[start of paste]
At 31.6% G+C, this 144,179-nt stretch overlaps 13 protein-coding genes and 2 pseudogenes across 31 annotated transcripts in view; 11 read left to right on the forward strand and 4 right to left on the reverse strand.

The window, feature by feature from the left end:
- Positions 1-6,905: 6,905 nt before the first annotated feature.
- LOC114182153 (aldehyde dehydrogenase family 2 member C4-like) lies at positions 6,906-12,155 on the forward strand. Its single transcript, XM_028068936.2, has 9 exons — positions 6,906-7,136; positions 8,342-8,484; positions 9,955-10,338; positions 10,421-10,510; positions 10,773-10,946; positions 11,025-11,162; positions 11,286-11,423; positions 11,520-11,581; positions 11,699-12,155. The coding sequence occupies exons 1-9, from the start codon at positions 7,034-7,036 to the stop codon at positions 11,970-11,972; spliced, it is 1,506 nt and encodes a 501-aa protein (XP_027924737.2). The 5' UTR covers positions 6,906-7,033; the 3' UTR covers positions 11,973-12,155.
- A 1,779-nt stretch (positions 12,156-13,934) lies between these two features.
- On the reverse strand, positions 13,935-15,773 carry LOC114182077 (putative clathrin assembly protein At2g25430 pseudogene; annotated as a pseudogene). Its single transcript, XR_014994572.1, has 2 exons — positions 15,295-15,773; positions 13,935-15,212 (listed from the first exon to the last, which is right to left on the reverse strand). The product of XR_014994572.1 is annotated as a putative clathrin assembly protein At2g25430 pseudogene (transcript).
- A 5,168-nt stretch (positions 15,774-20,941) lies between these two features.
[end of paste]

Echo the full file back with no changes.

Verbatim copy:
At 31.6% G+C, this 144,179-nt stretch overlaps 13 protein-coding genes and 2 pseudogenes across 31 annotated transcripts in view; 11 read left to right on the forward strand and 4 right to left on the reverse strand.

The window, feature by feature from the left end:
- Positions 1-6,905: 6,905 nt before the first annotated feature.
- LOC114182153 (aldehyde dehydrogenase family 2 member C4-like) lies at positions 6,906-12,155 on the forward strand. Its single transcript, XM_028068936.2, has 9 exons — positions 6,906-7,136; positions 8,342-8,484; positions 9,955-10,338; positions 10,421-10,510; positions 10,773-10,946; positions 11,025-11,162; positions 11,286-11,423; positions 11,520-11,581; positions 11,699-12,155. The coding sequence occupies exons 1-9, from the start codon at positions 7,034-7,036 to the stop codon at positions 11,970-11,972; spliced, it is 1,506 nt and encodes a 501-aa protein (XP_027924737.2). The 5' UTR covers positions 6,906-7,033; the 3' UTR covers positions 11,973-12,155.
- A 1,779-nt stretch (positions 12,156-13,934) lies between these two features.
- On the reverse strand, positions 13,935-15,773 carry LOC114182077 (putative clathrin assembly protein At2g25430 pseudogene; annotated as a pseudogene). Its single transcript, XR_014994572.1, has 2 exons — positions 15,295-15,773; positions 13,935-15,212 (listed from the first exon to the last, which is right to left on the reverse strand). The product of XR_014994572.1 is annotated as a putative clathrin assembly protein At2g25430 pseudogene (transcript).
- A 5,168-nt stretch (positions 15,774-20,941) lies between these two features.